The learning programme Ignis develops takes into account the learner’s age, cultural context, and skill level. In Banapuram, the village is the classroom, and over the last six years the enrolment in the school has doubled from 120 to 240. The number of students enrolling in higher education is almost 90 percent, including girls.
Many of the marginalised, socially and economically underserved communities consider education the most impactful investment for their children. It is like a magic bullet.
"But the rote learning-based system does them a huge disservice, alienating the children from their roots on the one side and leaving them unemployable on the other,” Imma adds.
One of the worst superstitions is that anything other than learning by rote is a waste of time. This deprives students of opportunities for creative expression, retarding critical thinking and interpersonal and coping skills. If the rate of unemployability is rated above 85% in India, lack of life skills learning is a major factor.
Apart from the lack of life skills, there is enough evidence to show that proficiency in English has an outsized impact on a student’s ability to achieve secondary and tertiary academic qualifications as well as boosting their career prospects.
At the core of Ignis’ activities is the research team. They have been working for more than six years. This rigorous participatory research helped us design an integrated model of imparting communicative English and life skills.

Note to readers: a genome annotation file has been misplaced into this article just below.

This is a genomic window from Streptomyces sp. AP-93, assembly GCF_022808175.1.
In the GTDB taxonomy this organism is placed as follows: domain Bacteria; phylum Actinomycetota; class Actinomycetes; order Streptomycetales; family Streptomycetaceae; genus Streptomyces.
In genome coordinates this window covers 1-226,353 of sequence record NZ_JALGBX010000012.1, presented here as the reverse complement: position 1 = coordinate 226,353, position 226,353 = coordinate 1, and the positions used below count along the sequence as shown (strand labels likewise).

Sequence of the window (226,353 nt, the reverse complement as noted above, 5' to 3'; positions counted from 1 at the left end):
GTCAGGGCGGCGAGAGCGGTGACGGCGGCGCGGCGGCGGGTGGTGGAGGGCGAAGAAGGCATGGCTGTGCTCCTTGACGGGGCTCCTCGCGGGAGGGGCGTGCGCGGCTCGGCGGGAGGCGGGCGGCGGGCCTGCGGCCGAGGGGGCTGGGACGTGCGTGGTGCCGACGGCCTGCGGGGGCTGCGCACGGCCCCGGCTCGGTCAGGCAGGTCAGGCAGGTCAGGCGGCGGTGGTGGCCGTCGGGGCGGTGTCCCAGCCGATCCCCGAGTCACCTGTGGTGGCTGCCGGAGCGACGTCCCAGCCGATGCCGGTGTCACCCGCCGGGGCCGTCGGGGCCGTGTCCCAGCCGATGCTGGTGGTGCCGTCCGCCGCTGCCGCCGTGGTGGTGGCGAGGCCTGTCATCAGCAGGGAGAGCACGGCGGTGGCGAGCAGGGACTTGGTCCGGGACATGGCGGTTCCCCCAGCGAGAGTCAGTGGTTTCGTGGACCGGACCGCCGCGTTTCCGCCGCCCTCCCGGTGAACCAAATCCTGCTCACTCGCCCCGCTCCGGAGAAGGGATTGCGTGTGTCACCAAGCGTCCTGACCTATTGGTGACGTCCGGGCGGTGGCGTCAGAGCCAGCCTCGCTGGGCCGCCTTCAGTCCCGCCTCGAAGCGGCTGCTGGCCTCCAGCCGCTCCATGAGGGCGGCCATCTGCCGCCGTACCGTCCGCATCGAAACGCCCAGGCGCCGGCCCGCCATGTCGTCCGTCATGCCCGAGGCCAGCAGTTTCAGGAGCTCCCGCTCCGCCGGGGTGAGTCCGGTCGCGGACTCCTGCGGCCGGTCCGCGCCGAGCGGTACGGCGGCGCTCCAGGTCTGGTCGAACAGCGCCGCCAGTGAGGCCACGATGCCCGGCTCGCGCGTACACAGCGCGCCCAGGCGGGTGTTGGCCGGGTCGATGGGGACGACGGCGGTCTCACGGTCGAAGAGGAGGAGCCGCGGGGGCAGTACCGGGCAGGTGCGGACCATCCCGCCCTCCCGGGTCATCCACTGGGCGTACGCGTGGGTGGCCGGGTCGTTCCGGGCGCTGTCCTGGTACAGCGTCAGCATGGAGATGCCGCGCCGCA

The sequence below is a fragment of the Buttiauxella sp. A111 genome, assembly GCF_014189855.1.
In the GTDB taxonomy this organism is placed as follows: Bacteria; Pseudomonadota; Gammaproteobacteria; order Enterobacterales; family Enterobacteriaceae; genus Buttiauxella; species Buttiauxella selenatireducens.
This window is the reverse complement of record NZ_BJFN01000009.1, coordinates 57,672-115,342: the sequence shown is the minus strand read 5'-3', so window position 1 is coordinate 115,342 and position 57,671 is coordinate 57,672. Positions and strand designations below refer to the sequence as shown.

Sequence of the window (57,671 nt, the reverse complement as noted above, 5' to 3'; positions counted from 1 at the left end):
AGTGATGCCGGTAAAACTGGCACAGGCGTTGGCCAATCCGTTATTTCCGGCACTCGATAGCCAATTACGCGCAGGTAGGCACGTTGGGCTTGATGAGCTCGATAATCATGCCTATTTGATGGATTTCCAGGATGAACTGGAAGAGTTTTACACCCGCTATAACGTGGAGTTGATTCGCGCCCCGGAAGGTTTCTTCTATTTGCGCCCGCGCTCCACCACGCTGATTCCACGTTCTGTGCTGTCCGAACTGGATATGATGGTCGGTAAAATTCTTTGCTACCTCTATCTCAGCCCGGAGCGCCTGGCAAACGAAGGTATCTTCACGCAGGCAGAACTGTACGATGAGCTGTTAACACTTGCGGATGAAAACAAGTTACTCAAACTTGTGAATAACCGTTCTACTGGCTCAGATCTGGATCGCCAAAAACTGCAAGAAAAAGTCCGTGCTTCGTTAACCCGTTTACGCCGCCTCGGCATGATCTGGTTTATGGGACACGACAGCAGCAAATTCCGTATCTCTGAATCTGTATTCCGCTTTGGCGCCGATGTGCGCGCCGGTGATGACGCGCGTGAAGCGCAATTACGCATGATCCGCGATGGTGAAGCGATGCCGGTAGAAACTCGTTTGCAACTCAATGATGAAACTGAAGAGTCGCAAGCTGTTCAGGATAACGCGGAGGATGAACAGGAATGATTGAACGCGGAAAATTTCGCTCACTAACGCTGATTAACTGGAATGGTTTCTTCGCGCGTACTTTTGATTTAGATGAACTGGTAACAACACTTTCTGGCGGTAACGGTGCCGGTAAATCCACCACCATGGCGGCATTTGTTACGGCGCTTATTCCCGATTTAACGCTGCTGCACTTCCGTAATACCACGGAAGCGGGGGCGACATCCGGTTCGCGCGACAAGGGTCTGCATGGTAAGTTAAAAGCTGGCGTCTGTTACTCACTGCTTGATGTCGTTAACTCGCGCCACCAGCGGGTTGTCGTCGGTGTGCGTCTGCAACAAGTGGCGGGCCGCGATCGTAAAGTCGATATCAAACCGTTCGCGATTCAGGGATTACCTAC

"Over the last eight years we tried to devise models to affordably build the capacity of teachers and students in schools. Our life skills models are based on the concepts of life skills promoted by UNICEF and WHO,” says Rennis.
Since 2010, Ignis has trained about 7,000 teachers and 1,20,000 children. It has supported about 600 schools across India, mostly in the Andhra-Telangana region.
In 2017–18, it reached 60,000 students and 1,500 teachers in 100 low-cost affordable private schools and government schools catering to urban poor and rural areas.
Now, Ignis is beginning to spread its wings beyond Andhra and Telangana and will extend its services to low-income states from the coming year onwards.
“Based on our Banapuram experience, we started a Rural Teacher Fellowship programme in 2015 with the support of HDFC. Through which we currently support 30 government schools around Khammam . This fellowship selects teacher aspirants from rural areas, mostly people with Bed and DEd qualifications and places them in government schools,"says Imma.
"The teacher fellows receive more than 400 hours of training in a year and provide about 120 hours of training to the 4,000 students they teach. We have also been working with the Andhra Pradesh Skill Development Corporation, supporting 40 government schools in AP. Apart from that we work with Naandi Foundation and United Way Delhi,” she adds.
Since 2014, Ignis has trained about 23,000 students in 60 government schools.
What has been most satisfying is the findings of the lean data survey done by Acumen Fund, a major US-based impact investment fund. Ninety-eight percent of the parents surveyed responded that their children have improved their level of confidence and also their English skills.
The best finding of the survey, to Imma and Rennis, is that 97 percent of the parents found that the “quality of life of the students” had improved. “That vindicates our efforts.”